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Phedre – Bell Shakespeare

Indulge your penchant for psychodrama with a taut, classical tragedy about love, lust and fate. Some stories transcend space and time and this one remains remarkably compelling in the context of contemporary life.
By Hilary Simmons
May 27, 2013
By Hilary Simmons
May 27, 2013

Forbidden love — so much more appealing than ordinary, feasible love. Centuries ago a Frenchman called Racine adapted a play by Euripides which British poet laureate Ted Hughes later spent the last few months of his life translating, perhaps as a sort of self imposed penitentiary act for not protecting his partner in poetry, Sylvia Plath, from her own passionately wrought fantasies. Hughes' highly regarded free verse translation of Phèdre has been adapted for the stage by the Bell Shakespeare Company.

The plot is a psychologically compelling, proper Greek tragedy complete with pathos, jealousy and screaming frustration. The character Phèdre is a cursed, cougar-esque queen afflicted with an all-consuming passion for her stepson Hippolytus — ignore the name, he's a handsome if diffident 'objet d'adoration'. Fatefully, Phèdre's husband Theseus is missing, presumed dead.

At the encouragement of her well-meaning nursemaid Oenone, Phèdre decides to confess her dangerous and libidinous obsession to the boy in the hopes that he will respond with equal passion. Instead, Hippolytus backs away from the raving madwoman in her stilettos and tight pants in horror, as his pursuer stumbles across the stage, half-crippled by her unrequited lust. It's an unfortunate time for Theseus to return unexpectedly home – literally from Hell – and hell hath no fury like a woman forced to think on the spot of how she became so visibly distressed. Phèdre accuses Hippolytus of rape and Theseus promptly invokes the power of Neptune to curse his son, who retreats quite understandably to the blonde and bare-footed Aricia with a view to intertangling limbs and lives.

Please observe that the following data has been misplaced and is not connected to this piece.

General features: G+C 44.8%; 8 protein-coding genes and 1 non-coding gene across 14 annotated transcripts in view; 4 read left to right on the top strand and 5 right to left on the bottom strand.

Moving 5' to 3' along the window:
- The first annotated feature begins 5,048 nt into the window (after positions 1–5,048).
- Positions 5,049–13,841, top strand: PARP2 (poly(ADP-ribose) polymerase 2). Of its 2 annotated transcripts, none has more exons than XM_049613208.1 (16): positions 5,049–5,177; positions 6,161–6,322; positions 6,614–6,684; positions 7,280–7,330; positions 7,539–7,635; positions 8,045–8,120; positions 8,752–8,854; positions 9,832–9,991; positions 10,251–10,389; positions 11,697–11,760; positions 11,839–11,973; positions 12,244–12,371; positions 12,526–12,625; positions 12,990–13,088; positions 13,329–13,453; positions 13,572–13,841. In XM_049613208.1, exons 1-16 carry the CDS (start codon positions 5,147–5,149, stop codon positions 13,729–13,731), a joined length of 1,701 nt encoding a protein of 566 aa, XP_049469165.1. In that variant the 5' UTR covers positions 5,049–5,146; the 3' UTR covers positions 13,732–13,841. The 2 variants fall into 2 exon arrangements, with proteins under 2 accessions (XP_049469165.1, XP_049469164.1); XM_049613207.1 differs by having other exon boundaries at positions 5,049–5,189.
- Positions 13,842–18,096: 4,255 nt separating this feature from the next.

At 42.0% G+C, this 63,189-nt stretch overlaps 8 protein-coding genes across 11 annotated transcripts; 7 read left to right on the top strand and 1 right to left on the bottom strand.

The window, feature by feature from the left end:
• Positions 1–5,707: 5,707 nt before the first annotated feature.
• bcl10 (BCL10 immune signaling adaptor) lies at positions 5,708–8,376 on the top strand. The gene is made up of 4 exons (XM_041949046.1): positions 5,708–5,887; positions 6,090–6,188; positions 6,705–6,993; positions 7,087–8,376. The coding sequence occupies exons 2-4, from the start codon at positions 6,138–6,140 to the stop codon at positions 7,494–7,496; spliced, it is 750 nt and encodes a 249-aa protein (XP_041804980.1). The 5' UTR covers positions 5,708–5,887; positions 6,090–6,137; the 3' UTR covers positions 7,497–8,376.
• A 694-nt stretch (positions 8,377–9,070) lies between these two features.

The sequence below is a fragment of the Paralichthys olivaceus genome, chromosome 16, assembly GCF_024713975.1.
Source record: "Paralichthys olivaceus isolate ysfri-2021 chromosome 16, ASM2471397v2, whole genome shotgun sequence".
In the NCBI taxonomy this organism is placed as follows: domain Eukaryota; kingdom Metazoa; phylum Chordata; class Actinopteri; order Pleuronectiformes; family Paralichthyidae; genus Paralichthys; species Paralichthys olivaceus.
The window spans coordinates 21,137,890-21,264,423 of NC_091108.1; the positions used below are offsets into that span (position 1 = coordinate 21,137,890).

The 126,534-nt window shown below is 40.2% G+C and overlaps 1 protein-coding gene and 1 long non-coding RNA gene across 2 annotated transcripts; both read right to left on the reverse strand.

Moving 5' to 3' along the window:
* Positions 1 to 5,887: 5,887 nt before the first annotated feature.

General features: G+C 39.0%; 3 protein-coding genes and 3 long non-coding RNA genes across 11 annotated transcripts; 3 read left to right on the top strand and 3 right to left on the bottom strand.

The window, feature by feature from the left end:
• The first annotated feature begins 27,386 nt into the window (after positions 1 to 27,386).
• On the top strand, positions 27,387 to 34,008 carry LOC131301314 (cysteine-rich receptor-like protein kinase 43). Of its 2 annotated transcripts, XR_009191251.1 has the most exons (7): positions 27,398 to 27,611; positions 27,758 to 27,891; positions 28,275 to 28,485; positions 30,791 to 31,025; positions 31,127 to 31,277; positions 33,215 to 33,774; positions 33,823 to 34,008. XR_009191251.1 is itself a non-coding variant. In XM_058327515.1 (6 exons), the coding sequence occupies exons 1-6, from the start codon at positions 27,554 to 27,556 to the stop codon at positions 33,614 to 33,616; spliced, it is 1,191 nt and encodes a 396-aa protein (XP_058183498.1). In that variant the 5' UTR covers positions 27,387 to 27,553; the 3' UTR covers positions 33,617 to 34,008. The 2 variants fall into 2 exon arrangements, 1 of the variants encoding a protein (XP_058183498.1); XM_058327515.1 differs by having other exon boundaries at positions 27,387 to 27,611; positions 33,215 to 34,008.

Director Peter Evans highlights how our lives can become defined by destructive relationships – both with ourselves and with others – if we allow them to. From the scratchy heartbeat of the fitful soundscape to the frenzied intensity of an apparently powerful woman seeking control in a world where female control just isn't possible, it's easy to identify with her quest and subsequent failure to achieve fulfillment. Her powerlessness turns love into mania and passion into a destructive force. The male characters are victims, too; Theseus too readily believes his son is a rapist, perhaps because of his own philandering history. His realisation that he’s got it fatally wrong comes much, much too late.

Some stories transcend space and time and Phèdre remains a remarkably compelling psychodrama in the context of contemporary life. Anna Cordingley's set is as damaged as the characters hearts and Hughes' translation is lean, mean and lyrical. The most tragic thing about Phèdre is that she realises how the contamination of her consciousness is self-induced: the foregone conclusion of forbidden love.

Photo by Rush.

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